top of page
< Back

Whether God is infinite?

Objection 1: It seems that God is not infinite. For everything infinite is imperfect, as the Philosopher says; because it has parts and matter, as is said in Phys. iii. But God is most perfect; therefore He is not infinite.

Objection 2: Further, according to the Philosopher (Phys. i), finite and infinite belong to quantity. But there is no quantity in God, for He is not a body, as was shown above (Q[3], A[1]). Therefore it does not belong to Him to be infinite.

Objection 3: Further, what is here in such a way as not to be elsewhere, is finite according to place. Therefore that which is a thing in such a way as not to be another thing, is finite according to substance. But God is this, and not another; for He is not a stone or wood. Therefore God is not infinite in substance.

On the contrary, Damascene says (De Fide Orth. i, 4) that "God is infinite and eternal, and boundless."

I answer that, All the ancient philosophers attribute infinitude to the first principle, as is said (Phys. iii), and with reason; for they considered that things flow forth infinitely from the first principle. But because some erred concerning the nature of the first principle, as a consequence they erred also concerning its infinity; forasmuch as they asserted that matter was the first principle; consequently they attributed to the first principle a material infinity to the effect that some infinite body was the first principle of things.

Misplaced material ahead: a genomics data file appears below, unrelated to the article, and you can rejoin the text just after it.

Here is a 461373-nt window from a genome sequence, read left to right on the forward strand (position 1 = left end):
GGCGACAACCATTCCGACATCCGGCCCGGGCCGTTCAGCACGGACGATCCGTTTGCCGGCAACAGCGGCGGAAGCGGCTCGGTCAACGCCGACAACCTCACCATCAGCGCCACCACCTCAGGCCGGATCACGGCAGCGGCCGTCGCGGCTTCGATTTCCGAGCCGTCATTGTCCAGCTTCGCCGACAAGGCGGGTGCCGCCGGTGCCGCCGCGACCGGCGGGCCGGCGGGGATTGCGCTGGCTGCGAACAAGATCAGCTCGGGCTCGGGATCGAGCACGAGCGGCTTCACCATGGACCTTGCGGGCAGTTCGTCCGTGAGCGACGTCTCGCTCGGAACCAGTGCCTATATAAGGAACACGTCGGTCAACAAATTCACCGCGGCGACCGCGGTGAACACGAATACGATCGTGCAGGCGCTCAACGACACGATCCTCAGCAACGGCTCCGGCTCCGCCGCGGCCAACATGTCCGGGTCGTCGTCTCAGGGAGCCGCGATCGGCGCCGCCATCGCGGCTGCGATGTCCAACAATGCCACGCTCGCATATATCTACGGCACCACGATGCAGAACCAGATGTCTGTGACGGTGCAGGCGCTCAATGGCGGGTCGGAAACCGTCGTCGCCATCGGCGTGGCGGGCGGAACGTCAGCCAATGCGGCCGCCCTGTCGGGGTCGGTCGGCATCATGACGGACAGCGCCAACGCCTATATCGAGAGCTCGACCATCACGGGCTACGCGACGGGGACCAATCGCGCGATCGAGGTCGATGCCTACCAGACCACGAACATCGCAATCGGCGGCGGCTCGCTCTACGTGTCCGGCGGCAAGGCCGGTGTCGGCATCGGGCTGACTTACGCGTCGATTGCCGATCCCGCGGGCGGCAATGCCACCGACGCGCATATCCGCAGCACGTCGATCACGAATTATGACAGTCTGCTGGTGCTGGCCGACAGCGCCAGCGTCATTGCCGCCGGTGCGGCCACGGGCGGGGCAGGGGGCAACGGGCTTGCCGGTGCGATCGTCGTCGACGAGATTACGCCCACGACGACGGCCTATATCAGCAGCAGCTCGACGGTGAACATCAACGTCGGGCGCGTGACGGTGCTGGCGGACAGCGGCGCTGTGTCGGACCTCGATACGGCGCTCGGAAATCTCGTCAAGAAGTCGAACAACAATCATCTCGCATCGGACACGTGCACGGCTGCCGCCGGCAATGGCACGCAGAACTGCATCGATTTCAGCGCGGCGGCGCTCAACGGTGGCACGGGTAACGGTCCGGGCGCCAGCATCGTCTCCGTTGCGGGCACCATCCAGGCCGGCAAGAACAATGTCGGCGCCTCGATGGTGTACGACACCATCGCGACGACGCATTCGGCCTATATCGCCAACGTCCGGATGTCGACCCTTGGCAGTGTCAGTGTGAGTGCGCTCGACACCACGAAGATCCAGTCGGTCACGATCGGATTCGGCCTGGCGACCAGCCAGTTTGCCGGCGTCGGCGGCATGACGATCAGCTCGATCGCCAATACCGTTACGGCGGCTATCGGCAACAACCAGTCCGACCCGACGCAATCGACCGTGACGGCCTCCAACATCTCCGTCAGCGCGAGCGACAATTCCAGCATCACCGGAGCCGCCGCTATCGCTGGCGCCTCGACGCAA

We must consider therefore that a thing is called infinite because it is not finite. Now matter is in a way made finite by form, and the form by matter. Matter indeed is made finite by form, inasmuch as matter, before it receives its form, is in potentiality to many forms; but on receiving a form, it is terminated by that one. Again, form is made finite by matter, inasmuch as form, considered in itself, is common to many; but when received in matter, the form is determined to this one particular thing. Now matter is perfected by the form by which it is made finite; therefore infinite as attributed to matter, has the nature of something imperfect; for it is as it were formless matter. On the other hand, form is not made perfect by matter, but rather is contracted by matter; and hence the infinite, regarded on the part of the form not determined by matter, has the nature of something perfect. Now being is the most formal of all things, as appears from what is shown above (Q[4], A[1], OBJ[3]). Since therefore the divine being is not a being received in anything, but He is His own subsistent being as was shown above (Q[3], A[4]), it is clear that God Himself is infinite and perfect.

From this appears the Reply to the First Objection.

Reply to Objection 2: Quantity is terminated by its form, which can be seen in the fact that a figure which consists in quantity terminated, is a kind of quantitative form. Hence the infinite of quantity is the infinite of matter; such a kind of infinite cannot be attributed to God; as was said above, in this article.

Reply to Objection 3: The fact that the being of God is self-subsisting, not received in any other, and is thus called infinite, shows Him to be distinguished from all other beings, and all others to be apart from Him. Even so, were there such a thing as a self-subsisting whiteness, the very fact that it did not exist in anything else, would make it distinct from every other whiteness existing in a subject.

bottom of page